Breakthrough Star: Lingyu “Lucy” Yu

Breakthrough Star: Lingyu “Lucy” Yu

Mechanical engineering professor looks after ‘health’ of structures

Mechanical engineering associate professor Lingyu “Lucy” Yu describes her work in nondestructive evaluation and structural health monitoring as being something like a medical doctor.

“But my patients are not human. They are structural components,” Yu says. “They are the components that make up things like the walls in a building, the fuselage in an airplane or the girders in a steel bridge.”

Yu researches ways to help ensure the components of these materials stay strong and safe. And her work must be done in a nondestructive way, not harming the components as she checks to be sure they’re holding up well.

Being an engineer is not all about sitting in front of the computer. If you want to make an impact you have to communicate with others, to let others know what you have done.

Lingyu “Lucy” Yu, mechanical engineering professor

“We need to make sure the structure does not have any defect or damage that would adversely affect the overall system performance,” she says. “The earlier they are detected, the better, even when the defects are not visible to the eye. There shouldn’t be holes or cracks in metals or delamination or wrinkles in composites. But we don’t want to cut open a piece to see if there are any,” she says.

Yu’s work focuses on using guided ultrasonic waves to study structural components and then analyzing the data to see what it reveals about structural integrity.

“Being an engineer is not all about sitting in front of the computer,” she says. “If you want to make an impact you have to communicate with others, to let others know what you have done.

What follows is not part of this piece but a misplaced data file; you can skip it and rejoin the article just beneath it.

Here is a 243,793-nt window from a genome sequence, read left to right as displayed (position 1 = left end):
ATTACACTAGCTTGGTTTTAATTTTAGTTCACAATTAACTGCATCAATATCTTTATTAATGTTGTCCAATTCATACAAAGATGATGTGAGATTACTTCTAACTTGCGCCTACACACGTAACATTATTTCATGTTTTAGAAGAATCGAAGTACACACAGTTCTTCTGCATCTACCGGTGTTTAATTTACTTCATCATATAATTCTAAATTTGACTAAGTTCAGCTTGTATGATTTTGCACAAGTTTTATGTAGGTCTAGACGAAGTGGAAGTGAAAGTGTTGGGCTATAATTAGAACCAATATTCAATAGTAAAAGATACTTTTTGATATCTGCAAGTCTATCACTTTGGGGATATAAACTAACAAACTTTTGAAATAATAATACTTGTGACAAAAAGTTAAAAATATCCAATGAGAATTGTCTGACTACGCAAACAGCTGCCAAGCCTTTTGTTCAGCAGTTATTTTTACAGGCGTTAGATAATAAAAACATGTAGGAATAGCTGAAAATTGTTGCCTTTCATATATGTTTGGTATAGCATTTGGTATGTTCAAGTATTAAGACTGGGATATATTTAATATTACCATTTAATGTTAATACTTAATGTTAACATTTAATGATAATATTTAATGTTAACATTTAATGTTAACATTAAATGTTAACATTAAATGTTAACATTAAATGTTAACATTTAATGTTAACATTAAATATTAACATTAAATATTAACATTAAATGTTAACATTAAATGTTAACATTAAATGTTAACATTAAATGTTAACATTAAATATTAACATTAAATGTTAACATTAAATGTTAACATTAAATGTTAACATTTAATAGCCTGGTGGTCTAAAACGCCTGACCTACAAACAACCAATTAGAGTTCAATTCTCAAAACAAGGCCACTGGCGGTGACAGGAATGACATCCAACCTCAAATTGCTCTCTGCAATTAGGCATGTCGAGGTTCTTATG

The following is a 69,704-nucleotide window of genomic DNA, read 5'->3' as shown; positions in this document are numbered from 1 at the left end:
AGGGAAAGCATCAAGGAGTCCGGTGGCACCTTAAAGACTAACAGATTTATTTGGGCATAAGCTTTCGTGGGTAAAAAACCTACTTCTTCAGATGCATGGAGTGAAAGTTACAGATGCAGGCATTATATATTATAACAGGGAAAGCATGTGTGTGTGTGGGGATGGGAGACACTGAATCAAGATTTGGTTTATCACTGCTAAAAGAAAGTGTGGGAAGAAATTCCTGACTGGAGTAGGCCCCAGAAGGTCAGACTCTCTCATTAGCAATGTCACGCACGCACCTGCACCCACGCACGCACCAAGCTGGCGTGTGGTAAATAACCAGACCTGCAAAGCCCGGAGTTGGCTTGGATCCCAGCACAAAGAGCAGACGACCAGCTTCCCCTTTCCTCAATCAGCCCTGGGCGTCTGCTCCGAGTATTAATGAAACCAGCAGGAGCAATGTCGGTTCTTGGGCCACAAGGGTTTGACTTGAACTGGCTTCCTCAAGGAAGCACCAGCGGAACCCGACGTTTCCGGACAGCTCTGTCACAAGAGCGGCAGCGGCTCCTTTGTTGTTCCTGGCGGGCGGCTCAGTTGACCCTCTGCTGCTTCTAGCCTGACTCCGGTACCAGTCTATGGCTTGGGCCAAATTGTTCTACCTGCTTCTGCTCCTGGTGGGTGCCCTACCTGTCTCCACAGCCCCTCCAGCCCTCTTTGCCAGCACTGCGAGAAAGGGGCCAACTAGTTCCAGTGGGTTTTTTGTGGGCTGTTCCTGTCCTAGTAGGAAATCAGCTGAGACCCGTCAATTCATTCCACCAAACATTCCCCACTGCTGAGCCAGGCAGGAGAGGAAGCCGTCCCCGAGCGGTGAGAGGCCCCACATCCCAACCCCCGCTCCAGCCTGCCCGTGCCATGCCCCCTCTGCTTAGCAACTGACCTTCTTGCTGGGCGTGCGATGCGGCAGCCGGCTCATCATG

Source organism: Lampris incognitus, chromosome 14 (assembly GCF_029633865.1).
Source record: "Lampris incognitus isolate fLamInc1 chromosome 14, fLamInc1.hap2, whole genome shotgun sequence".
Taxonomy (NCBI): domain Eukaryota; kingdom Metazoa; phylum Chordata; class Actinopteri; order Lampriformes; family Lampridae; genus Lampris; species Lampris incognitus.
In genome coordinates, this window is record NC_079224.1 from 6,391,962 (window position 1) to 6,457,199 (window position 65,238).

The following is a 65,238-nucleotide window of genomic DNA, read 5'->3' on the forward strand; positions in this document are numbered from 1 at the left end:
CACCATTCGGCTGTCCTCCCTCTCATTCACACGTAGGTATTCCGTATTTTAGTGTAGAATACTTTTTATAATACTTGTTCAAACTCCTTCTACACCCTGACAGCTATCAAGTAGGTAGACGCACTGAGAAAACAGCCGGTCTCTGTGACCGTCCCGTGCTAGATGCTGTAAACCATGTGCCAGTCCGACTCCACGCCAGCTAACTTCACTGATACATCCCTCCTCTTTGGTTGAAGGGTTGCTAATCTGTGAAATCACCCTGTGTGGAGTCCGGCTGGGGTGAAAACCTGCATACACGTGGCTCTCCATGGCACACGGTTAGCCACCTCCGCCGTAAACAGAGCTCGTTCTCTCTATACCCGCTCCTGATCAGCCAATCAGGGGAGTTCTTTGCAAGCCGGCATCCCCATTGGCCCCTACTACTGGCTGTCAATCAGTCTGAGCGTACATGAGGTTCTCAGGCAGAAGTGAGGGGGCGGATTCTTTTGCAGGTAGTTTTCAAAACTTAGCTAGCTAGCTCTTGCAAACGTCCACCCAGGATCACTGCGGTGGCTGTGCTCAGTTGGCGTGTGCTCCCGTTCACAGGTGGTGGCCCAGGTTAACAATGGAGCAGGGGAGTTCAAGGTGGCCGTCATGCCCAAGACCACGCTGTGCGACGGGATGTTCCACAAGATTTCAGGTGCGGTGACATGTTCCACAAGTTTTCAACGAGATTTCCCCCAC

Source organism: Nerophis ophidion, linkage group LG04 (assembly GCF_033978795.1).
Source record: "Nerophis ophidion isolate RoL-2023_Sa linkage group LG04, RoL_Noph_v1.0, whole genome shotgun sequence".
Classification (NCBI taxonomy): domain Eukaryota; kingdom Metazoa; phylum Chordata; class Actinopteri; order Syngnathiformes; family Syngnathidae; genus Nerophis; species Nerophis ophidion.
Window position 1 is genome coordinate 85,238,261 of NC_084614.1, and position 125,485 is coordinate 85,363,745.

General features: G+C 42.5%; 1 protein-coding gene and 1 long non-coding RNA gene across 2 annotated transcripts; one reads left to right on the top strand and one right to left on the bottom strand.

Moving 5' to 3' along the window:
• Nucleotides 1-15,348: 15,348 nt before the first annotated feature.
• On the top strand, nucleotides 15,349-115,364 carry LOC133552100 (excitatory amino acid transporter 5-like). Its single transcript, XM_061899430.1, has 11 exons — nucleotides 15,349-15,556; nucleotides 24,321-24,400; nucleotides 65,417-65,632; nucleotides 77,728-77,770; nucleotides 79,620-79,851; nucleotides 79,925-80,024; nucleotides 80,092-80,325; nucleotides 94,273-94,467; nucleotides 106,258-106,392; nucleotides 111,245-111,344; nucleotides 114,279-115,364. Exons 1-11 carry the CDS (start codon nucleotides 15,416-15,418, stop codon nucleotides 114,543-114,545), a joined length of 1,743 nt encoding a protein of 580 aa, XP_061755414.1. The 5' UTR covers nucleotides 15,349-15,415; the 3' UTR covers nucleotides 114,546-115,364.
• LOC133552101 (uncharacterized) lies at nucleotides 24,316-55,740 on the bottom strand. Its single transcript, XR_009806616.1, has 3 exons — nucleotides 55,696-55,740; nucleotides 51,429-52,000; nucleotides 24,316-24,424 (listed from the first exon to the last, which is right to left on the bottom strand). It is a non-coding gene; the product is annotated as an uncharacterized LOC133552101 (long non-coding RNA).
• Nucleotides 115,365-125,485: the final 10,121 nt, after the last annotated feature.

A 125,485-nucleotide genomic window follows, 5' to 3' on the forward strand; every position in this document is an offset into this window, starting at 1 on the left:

“So I started sharing my knowledge and my results with other people during my post-doc. I found a faculty position would allow me to push that interest. I continue my overall work in that direction, but in the academic environment. That’s a good platform for me to share knowledge and make a broad impact. “

Since joining the mechanical engineering department in 2010, she has garnered 19 projects with more than a $2.5 million share of funding by agencies including the Air Force Office of Research Laboratory, the Office of Naval Research, the Nuclear Regulatory Commission, Department of Energy, NASA, National Institute of Standards and Technology and Boeing. Those projects have been aimed at developing “state of the art visualization-based damage detection techniques for civil, mechanical and aerospace applications,” says Jamil A. Khan, professor and chair of mechanical engineering.

In the nuclear power field, “she has been a leading force for the advancement of ultrasonic based nondestructive evaluation (NDE) promoting the safe operation of nuclear power plants and the safe and economical storage of spent nuclear fuel,” says Travis Knight, professor and director of the university’s nuclear engineering program. “In addition, her research is leading to new knowledge and understanding of laser ultrasonics that will have broad application beyond the nuclear energy field.”

Yu has published 39 referred journal articles, 80 conference papers and two book chapters. Her work, “Guided wave phased array beamforming and imaging in composite plates,” was honored in the Elsevier 2018 virtual special issue on Women in Physics, featuring papers authored by outstanding women scientists in high-level physics publications.

“(Being recognized) by this special issue is an important milestone in my career that pushes me to go further beyond being a researcher but also being an example to my fellow women who are underrepresented in the STEM fields, including mechanical engineering,” Yu says.